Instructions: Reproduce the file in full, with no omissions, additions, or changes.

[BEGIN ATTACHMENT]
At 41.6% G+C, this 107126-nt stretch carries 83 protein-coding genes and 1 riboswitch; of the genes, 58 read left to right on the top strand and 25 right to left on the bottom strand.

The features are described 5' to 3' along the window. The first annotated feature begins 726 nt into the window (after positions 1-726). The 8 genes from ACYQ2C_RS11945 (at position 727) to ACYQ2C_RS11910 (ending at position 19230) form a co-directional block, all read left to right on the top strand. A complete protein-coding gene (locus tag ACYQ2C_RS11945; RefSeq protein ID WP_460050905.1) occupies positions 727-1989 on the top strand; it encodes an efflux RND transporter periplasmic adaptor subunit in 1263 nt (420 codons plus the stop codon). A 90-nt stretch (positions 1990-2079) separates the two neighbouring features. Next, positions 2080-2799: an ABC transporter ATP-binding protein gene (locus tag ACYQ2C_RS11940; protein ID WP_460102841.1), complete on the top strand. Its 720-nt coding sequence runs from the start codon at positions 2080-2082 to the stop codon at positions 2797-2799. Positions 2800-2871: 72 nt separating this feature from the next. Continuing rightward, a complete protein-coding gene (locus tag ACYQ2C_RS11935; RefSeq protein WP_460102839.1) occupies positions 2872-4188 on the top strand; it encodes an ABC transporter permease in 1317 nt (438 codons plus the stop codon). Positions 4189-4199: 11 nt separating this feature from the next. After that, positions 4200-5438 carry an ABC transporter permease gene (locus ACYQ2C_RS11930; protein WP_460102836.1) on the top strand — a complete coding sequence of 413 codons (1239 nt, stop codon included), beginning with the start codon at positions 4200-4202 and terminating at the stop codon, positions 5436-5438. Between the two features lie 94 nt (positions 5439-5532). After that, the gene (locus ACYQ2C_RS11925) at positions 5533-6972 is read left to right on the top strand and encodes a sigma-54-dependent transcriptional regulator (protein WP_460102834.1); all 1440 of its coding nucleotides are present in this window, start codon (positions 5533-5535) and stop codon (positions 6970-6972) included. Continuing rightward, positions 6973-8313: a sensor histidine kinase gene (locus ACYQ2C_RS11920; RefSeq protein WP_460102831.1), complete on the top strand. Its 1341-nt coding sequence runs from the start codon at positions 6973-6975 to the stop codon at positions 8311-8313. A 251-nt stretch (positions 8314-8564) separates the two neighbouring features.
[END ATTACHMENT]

At 41.6% G+C, this 107126-nt stretch carries 83 protein-coding genes and 1 riboswitch; of the genes, 58 read left to right on the top strand and 25 right to left on the bottom strand.

The features are described 5' to 3' along the window. The first annotated feature begins 726 nt into the window (after positions 1-726). The 8 genes from ACYQ2C_RS11945 (at position 727) to ACYQ2C_RS11910 (ending at position 19230) form a co-directional block, all read left to right on the top strand. A complete protein-coding gene (locus tag ACYQ2C_RS11945; RefSeq protein ID WP_460050905.1) occupies positions 727-1989 on the top strand; it encodes an efflux RND transporter periplasmic adaptor subunit in 1263 nt (420 codons plus the stop codon). A 90-nt stretch (positions 1990-2079) separates the two neighbouring features. Next, positions 2080-2799: an ABC transporter ATP-binding protein gene (locus tag ACYQ2C_RS11940; protein ID WP_460102841.1), complete on the top strand. Its 720-nt coding sequence runs from the start codon at positions 2080-2082 to the stop codon at positions 2797-2799. Positions 2800-2871: 72 nt separating this feature from the next. Continuing rightward, a complete protein-coding gene (locus tag ACYQ2C_RS11935; RefSeq protein WP_460102839.1) occupies positions 2872-4188 on the top strand; it encodes an ABC transporter permease in 1317 nt (438 codons plus the stop codon). Positions 4189-4199: 11 nt separating this feature from the next. After that, positions 4200-5438 carry an ABC transporter permease gene (locus ACYQ2C_RS11930; protein WP_460102836.1) on the top strand — a complete coding sequence of 413 codons (1239 nt, stop codon included), beginning with the start codon at positions 4200-4202 and terminating at the stop codon, positions 5436-5438. Between the two features lie 94 nt (positions 5439-5532). After that, the gene (locus ACYQ2C_RS11925) at positions 5533-6972 is read left to right on the top strand and encodes a sigma-54-dependent transcriptional regulator (protein WP_460102834.1); all 1440 of its coding nucleotides are present in this window, start codon (positions 5533-5535) and stop codon (positions 6970-6972) included. Continuing rightward, positions 6973-8313: a sensor histidine kinase gene (locus ACYQ2C_RS11920; RefSeq protein WP_460102831.1), complete on the top strand. Its 1341-nt coding sequence runs from the start codon at positions 6973-6975 to the stop codon at positions 8311-8313. A 251-nt stretch (positions 8314-8564) separates the two neighbouring features.